When my mom was pregnant with my baby sister, I was so excited to finally have a playmate. Everyone asked me, “Are you ready to finally have a little brother or sister to play with?”
My little four-year-old brain didn’t understand that little babies aren’t very much fun to play with.
Somehow, I imagined us staying up late and having long talks. I imagined playing Barbies together for hours.
Imagine my surprise when I realized babies weren’t very fun after all. What a rude awakening! Ha!
Be sure to set realistic expectations with your child so that they understand that it will be a long time from now before they play together. Let your child know the things they can play together, such as peekaboo or patty cake.
Setting realistic expectations up front will help out when reality sets in.
7. Take the hospital tour
If your hospital or birth center offers a tour for siblings, be sure to sign them up. It’s a great way for them to learn about where mommy and baby will be.
If you plan on a home birth, be sure to show your child pictures of the set up that you will have. For example, if you plan on laboring in a home birth tub, show your child pictures of what it looks like. Talk about where you will have it set up.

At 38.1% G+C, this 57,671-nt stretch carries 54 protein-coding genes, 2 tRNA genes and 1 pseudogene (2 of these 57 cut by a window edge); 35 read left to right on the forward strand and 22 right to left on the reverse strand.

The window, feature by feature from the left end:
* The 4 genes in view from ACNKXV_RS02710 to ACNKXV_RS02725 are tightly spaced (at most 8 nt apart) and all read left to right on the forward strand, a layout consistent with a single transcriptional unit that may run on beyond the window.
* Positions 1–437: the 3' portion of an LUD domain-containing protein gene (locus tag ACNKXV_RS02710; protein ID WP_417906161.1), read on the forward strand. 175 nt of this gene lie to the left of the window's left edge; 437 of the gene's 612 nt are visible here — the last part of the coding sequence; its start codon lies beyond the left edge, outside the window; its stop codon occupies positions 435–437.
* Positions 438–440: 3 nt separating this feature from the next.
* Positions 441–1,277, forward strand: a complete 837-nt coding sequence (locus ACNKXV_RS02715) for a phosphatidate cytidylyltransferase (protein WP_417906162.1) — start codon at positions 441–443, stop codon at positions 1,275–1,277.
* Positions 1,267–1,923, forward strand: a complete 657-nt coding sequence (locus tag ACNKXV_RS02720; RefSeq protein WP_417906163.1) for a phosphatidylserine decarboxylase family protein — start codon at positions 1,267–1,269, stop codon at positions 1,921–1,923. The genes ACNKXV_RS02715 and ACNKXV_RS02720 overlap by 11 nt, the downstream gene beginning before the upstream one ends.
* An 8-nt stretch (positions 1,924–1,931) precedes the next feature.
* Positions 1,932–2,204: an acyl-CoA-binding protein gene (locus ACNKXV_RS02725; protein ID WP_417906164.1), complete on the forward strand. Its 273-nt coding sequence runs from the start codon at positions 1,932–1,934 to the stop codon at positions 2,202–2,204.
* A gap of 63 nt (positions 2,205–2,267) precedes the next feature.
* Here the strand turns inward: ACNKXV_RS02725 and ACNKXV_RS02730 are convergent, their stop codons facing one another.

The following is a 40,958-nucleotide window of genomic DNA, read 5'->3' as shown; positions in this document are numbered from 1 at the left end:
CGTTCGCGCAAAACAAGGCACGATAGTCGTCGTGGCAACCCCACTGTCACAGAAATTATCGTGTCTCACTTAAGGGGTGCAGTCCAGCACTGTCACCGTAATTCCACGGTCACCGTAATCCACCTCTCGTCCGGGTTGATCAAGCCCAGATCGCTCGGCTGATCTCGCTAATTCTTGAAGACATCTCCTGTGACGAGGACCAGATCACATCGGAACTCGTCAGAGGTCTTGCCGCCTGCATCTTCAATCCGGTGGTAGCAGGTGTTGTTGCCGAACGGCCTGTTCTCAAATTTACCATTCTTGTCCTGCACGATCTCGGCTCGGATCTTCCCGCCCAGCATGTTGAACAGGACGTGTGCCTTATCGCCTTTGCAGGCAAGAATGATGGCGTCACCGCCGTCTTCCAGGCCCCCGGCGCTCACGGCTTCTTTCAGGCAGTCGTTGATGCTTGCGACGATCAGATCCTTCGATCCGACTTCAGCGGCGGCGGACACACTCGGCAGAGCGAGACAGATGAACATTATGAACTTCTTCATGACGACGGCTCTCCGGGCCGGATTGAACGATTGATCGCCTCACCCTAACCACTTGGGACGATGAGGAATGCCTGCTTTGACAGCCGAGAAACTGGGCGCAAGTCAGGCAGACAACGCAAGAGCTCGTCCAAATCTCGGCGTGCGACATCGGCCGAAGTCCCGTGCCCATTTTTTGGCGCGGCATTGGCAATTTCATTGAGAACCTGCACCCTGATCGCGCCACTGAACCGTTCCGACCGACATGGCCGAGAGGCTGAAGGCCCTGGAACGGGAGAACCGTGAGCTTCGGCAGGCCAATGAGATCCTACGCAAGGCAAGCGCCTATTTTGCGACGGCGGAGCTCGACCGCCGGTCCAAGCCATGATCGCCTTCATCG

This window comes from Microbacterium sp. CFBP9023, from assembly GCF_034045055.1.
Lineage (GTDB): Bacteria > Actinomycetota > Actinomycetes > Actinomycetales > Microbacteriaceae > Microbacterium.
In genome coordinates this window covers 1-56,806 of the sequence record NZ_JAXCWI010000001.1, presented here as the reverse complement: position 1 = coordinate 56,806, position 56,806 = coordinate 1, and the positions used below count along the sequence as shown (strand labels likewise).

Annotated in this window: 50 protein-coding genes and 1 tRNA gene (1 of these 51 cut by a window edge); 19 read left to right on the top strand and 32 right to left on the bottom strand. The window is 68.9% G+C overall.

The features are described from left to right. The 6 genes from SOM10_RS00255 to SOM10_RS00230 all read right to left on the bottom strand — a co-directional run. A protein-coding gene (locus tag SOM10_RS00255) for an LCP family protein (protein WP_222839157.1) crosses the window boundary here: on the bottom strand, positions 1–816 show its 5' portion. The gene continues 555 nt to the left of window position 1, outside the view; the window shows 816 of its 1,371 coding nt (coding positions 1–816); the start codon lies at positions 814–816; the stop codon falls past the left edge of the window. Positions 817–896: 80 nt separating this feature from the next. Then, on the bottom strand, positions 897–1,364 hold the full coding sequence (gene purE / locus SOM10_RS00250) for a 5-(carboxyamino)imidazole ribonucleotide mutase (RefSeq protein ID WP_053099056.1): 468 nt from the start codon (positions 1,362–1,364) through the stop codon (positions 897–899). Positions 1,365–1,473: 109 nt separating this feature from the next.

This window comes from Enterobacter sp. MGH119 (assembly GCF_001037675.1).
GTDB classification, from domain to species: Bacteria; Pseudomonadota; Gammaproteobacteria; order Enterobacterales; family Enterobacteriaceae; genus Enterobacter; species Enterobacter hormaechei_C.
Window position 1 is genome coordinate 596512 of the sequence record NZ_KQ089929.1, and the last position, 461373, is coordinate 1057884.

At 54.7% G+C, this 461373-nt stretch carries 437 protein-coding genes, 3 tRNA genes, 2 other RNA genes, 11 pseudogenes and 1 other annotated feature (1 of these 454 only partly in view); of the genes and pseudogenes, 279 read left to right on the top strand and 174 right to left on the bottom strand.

One of the things I neglected to prepare my daughter for, was how I would look after her brother was born. When she came into the room to meet him for the first time, I had just come out of a c-section.
I had on a hospital gown and an IV in my arm. The machine that the IV was hooked to kept beeping and making loud noises. The machine scared her and I felt so guilty that I hadn’t prepared her for seeing mommy with an IV. If you know you will be having a c-section, be sure to talk to your child about how you will look/feel afterward.
Recommended reading: 6 Tips for a Gentle Cesarean: Practical Advice for Achieving the Birth You Want.
8. Rinse and repeat
Consistency is key. Just doing the things on this list once simply isn’t enough. You must repeat them over and over.
We must have looked at my daughter’s baby book a hundred times or more. I have that Dr. Sears book memorized, we’ve read it so many times.
The great news is, you have nine months (or more!) to prepare them. Your child will grow developmentally over that nine months. Anticipation will build. And when they finally meet their brother or sister? It will all be worth it.
What are some things you are doing to help prepare your child for a new sibling?